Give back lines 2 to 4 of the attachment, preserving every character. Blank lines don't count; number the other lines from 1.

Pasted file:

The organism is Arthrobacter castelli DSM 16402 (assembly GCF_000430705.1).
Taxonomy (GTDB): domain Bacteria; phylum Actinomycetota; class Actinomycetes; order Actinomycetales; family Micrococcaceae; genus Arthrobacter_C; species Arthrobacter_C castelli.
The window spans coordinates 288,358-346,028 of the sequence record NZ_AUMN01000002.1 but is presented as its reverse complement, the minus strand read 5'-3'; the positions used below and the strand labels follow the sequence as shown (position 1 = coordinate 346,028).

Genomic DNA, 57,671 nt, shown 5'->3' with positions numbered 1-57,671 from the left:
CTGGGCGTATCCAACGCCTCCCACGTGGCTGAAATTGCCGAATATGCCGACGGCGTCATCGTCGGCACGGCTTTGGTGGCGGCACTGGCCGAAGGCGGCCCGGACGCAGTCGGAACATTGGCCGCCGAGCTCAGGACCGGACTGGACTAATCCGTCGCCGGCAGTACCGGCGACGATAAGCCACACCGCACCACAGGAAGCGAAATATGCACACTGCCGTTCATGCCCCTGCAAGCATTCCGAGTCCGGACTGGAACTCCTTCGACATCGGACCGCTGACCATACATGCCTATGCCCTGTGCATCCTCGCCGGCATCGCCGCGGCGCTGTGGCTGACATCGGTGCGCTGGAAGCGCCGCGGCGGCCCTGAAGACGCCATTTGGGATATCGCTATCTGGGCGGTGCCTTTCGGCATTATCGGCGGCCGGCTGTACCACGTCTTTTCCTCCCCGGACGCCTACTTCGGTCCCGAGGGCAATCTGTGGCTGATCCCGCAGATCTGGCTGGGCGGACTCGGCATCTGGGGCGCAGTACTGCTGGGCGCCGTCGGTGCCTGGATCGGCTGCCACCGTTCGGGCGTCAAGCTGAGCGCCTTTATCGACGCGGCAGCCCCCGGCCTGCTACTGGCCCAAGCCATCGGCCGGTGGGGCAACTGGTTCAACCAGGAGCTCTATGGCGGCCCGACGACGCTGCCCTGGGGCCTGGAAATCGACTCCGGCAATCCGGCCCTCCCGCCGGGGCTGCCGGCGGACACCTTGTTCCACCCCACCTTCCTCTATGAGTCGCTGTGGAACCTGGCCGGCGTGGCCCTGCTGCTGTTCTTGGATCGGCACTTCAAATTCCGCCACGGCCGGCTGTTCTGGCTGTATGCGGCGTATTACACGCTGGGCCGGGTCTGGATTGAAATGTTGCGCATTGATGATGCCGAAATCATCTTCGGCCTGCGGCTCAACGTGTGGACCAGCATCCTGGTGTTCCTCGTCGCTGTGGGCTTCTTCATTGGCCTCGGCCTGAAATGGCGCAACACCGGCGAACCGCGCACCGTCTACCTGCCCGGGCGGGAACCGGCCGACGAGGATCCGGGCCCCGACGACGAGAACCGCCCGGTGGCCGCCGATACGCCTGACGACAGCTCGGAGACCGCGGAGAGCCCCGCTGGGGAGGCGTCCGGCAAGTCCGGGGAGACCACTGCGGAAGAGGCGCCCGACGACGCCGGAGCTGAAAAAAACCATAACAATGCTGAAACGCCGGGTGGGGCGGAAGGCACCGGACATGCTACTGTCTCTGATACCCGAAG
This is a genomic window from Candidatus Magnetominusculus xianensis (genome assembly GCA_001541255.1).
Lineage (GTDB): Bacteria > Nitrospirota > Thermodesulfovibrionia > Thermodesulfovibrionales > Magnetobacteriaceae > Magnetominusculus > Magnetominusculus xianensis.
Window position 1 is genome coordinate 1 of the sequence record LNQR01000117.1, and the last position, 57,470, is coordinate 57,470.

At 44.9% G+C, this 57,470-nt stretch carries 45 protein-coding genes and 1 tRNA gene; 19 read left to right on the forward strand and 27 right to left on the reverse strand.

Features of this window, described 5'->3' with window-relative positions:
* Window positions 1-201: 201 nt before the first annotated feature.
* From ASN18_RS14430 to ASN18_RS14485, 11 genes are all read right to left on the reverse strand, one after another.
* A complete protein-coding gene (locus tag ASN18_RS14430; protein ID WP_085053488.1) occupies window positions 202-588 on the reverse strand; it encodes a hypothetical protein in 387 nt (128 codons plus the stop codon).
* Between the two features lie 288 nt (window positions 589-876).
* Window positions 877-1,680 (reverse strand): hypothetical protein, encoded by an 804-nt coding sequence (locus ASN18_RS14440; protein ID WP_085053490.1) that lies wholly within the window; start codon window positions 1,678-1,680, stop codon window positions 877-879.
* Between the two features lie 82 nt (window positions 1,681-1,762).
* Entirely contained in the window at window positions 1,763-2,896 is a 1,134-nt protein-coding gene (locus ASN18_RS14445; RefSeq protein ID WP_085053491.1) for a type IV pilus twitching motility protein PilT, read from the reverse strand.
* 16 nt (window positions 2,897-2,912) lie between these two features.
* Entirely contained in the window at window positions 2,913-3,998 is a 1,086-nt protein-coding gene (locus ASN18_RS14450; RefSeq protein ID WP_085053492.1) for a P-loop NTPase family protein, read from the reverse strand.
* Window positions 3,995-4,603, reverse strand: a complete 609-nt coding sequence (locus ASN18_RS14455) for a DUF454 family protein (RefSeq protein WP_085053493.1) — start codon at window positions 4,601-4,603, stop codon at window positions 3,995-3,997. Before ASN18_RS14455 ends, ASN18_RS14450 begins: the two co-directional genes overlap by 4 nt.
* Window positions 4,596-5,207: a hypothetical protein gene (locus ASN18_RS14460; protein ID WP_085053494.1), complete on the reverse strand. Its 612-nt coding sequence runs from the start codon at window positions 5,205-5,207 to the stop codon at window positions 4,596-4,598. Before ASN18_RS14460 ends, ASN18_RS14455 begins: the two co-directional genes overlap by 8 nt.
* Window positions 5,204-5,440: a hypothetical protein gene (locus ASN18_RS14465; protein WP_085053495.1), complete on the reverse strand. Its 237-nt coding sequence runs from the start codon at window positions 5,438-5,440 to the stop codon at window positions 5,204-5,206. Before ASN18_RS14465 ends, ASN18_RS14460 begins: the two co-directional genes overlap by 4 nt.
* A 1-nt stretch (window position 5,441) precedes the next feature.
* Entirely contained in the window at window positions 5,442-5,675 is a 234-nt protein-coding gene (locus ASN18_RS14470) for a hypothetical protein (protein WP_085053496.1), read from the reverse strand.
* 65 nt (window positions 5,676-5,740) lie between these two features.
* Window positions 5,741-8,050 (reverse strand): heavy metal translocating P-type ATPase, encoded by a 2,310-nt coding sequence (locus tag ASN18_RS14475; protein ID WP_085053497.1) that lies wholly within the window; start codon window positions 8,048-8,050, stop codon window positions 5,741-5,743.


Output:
Taxonomy (GTDB): domain Bacteria; phylum Actinomycetota; class Actinomycetes; order Actinomycetales; family Micrococcaceae; genus Arthrobacter_C; species Arthrobacter_C castelli.
The window spans coordinates 288,358-346,028 of the sequence record NZ_AUMN01000002.1 but is presented as its reverse complement, the minus strand read 5'-3'; the positions used below and the strand labels follow the sequence as shown (position 1 = coordinate 346,028).

Genomic DNA, 57,671 nt, shown 5'->3' with positions numbered 1-57,671 from the left: